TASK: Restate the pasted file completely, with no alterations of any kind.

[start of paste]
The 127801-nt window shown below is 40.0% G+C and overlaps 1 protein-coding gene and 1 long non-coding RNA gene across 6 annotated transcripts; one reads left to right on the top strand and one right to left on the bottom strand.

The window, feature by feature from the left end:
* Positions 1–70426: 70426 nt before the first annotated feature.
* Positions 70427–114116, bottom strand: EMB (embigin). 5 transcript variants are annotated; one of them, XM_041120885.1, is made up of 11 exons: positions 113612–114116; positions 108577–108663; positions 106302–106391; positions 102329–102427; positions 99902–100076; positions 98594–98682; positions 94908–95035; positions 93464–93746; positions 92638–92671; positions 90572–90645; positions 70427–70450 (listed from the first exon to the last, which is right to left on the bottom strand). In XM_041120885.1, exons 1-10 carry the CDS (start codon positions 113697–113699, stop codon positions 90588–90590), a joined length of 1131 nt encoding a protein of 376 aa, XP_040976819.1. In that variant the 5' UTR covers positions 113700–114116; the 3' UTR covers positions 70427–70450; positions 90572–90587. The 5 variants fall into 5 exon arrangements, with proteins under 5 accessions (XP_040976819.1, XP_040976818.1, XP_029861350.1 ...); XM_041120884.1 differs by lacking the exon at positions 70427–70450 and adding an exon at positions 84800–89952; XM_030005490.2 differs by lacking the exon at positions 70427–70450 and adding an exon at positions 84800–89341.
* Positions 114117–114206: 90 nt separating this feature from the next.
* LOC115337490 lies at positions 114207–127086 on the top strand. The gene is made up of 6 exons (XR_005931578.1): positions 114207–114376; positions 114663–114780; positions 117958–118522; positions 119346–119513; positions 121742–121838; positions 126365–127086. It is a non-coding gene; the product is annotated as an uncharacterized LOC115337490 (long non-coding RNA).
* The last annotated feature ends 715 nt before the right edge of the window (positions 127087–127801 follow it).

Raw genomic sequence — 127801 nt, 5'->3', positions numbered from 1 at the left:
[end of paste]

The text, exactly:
The 127801-nt window shown below is 40.0% G+C and overlaps 1 protein-coding gene and 1 long non-coding RNA gene across 6 annotated transcripts; one reads left to right on the top strand and one right to left on the bottom strand.

The window, feature by feature from the left end:
* Positions 1–70426: 70426 nt before the first annotated feature.
* Positions 70427–114116, bottom strand: EMB (embigin). 5 transcript variants are annotated; one of them, XM_041120885.1, is made up of 11 exons: positions 113612–114116; positions 108577–108663; positions 106302–106391; positions 102329–102427; positions 99902–100076; positions 98594–98682; positions 94908–95035; positions 93464–93746; positions 92638–92671; positions 90572–90645; positions 70427–70450 (listed from the first exon to the last, which is right to left on the bottom strand). In XM_041120885.1, exons 1-10 carry the CDS (start codon positions 113697–113699, stop codon positions 90588–90590), a joined length of 1131 nt encoding a protein of 376 aa, XP_040976819.1. In that variant the 5' UTR covers positions 113700–114116; the 3' UTR covers positions 70427–70450; positions 90572–90587. The 5 variants fall into 5 exon arrangements, with proteins under 5 accessions (XP_040976819.1, XP_040976818.1, XP_029861350.1 ...); XM_041120884.1 differs by lacking the exon at positions 70427–70450 and adding an exon at positions 84800–89952; XM_030005490.2 differs by lacking the exon at positions 70427–70450 and adding an exon at positions 84800–89341.
* Positions 114117–114206: 90 nt separating this feature from the next.
* LOC115337490 lies at positions 114207–127086 on the top strand. The gene is made up of 6 exons (XR_005931578.1): positions 114207–114376; positions 114663–114780; positions 117958–118522; positions 119346–119513; positions 121742–121838; positions 126365–127086. It is a non-coding gene; the product is annotated as an uncharacterized LOC115337490 (long non-coding RNA).
* The last annotated feature ends 715 nt before the right edge of the window (positions 127087–127801 follow it).

Raw genomic sequence — 127801 nt, 5'->3', positions numbered from 1 at the left: